June is ALS Awareness month. Amyotrophic Lateral Sclerosis, also known as ALS, is a group of neurological diseases. They involve the neurons which are responsible for controlling voluntary muscle movement. Voluntary muscles are responsible for walking, talking, breathing and chewing. It is a rare, progressive disease which means that as times goes on, the disease worsens. There is no cure for ALS or treatment to stop its progression.
The cause of ALS is not known at this time. Scientific studies show that both the environment and genetics may play a role in its development.
What are the symptoms of ALS?
- Difficulty swallowing or chewing
- Spasticity in the muscles (tightness and stiffness) or muscle cramps
- Twitches in the muscles, particularly those of the arms, legs, tongue or shoulder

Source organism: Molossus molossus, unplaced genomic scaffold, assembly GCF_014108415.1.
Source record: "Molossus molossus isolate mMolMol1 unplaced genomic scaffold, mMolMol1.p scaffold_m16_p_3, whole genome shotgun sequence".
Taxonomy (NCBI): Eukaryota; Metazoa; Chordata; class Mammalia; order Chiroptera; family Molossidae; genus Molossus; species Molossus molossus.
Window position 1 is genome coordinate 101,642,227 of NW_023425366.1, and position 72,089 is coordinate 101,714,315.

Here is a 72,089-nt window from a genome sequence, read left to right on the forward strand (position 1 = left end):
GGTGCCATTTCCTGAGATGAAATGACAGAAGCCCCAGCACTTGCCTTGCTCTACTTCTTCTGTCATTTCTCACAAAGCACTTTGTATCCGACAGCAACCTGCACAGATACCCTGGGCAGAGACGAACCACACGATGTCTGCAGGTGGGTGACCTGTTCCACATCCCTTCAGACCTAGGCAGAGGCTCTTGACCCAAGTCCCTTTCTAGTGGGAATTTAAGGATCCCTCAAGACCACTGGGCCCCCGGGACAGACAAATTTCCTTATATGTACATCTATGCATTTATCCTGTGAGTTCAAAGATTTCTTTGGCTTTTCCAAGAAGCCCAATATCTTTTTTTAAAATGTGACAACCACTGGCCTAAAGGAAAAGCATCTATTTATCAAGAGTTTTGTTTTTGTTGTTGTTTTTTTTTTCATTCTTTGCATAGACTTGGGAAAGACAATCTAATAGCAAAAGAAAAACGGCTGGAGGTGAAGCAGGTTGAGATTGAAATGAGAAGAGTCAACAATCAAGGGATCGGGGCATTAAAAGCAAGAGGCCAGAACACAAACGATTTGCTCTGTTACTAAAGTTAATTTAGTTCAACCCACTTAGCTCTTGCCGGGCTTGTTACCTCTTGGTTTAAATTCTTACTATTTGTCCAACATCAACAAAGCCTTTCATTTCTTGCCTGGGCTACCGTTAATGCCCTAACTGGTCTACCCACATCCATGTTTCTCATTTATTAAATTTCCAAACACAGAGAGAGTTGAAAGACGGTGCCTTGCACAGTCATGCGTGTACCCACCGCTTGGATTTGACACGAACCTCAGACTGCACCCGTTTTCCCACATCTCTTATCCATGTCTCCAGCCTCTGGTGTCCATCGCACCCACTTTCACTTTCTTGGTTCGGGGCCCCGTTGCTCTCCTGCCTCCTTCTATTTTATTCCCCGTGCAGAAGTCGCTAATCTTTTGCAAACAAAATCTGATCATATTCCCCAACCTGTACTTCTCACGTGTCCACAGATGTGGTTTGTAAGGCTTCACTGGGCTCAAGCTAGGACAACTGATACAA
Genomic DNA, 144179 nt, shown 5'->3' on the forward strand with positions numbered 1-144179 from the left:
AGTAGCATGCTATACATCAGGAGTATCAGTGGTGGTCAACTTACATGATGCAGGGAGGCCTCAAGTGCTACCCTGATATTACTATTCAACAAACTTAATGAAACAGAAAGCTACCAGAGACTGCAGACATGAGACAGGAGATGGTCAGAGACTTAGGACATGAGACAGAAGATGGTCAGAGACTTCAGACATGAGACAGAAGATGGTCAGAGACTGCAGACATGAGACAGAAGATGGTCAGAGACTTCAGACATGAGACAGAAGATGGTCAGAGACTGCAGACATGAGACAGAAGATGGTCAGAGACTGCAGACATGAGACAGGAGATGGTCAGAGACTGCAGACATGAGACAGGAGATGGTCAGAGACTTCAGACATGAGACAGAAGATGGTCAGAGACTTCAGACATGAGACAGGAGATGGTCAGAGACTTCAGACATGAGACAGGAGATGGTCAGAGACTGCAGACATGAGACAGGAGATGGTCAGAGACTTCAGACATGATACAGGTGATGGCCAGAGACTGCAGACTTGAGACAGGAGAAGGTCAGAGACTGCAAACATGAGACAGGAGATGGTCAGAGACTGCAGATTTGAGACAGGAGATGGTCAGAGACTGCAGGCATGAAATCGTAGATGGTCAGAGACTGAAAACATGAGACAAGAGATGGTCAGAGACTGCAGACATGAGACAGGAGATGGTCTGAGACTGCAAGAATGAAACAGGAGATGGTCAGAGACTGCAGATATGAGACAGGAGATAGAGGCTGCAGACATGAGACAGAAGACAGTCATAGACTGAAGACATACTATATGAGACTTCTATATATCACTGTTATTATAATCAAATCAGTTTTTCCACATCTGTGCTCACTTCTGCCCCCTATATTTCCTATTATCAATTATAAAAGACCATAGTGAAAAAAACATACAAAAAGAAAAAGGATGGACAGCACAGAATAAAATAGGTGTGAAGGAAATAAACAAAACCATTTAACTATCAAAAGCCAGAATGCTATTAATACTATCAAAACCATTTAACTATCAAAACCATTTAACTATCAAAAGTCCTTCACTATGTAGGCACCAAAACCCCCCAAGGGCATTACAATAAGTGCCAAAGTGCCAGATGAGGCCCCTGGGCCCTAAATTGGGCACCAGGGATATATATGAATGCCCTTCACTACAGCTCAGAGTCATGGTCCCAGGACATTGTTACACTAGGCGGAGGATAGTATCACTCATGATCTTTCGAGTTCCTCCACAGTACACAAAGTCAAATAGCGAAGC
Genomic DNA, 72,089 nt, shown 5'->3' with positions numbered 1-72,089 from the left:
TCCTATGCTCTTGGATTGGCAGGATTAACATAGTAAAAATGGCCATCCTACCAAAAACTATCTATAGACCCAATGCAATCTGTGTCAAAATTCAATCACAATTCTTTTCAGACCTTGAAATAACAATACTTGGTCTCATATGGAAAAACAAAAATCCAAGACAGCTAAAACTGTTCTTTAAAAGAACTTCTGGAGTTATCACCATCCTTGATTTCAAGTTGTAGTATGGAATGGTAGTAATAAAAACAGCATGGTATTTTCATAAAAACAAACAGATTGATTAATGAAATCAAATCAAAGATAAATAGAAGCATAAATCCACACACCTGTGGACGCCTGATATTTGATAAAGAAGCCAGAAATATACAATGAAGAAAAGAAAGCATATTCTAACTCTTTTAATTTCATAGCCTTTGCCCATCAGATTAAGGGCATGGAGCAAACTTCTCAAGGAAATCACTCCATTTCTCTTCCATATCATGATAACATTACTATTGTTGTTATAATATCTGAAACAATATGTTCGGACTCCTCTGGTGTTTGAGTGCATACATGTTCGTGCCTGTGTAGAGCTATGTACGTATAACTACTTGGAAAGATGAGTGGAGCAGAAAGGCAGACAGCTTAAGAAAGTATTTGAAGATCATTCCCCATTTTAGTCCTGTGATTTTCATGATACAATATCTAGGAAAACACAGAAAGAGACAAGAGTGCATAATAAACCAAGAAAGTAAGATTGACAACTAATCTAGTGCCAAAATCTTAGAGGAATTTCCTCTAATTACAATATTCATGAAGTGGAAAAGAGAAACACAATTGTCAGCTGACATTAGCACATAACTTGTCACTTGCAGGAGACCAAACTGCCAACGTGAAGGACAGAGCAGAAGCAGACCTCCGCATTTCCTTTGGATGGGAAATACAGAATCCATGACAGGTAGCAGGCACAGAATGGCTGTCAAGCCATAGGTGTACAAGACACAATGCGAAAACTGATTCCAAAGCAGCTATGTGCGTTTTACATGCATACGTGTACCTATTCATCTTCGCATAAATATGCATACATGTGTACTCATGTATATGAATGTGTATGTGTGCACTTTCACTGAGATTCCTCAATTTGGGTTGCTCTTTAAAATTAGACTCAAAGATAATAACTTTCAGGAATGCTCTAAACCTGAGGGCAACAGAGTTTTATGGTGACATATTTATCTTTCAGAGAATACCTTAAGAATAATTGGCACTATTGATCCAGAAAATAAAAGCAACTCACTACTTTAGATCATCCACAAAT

- Speech which is slurred
- Muscle weakness in an arm, a leg, the diaphragm or the neck
- Awkwardness when walking or running
- Stumbling or tripping
- Difficulty with buttons, zippers or when writing
The symptoms of ALS can be similar to many other diseases. Usually a neurologist will order blood and urine tests. These tests could be an MRI (magnetic resonance imaging) and other tests for the nerves and muscles. As ALS progresses, patients will have more difficulty walking and moving. At some point they will need support. Symptoms will worsen and they will lose their ability to speak, swallow and eventually breathe. Many people with ALS do exhibit cognitive and behavioral changes.
How is ALS treated?
- Medications which help reduce damage to the motor neurons
- Physical therapy which helps with strength and spasticity of muscles
- Speech therapy
- Breathing support through respirators and ventilators.
This June many areas will be holding special events to raise money for ALS research. There will also be ALS walks and hikes. To get involved and find out more information about ALS and events this June, click here.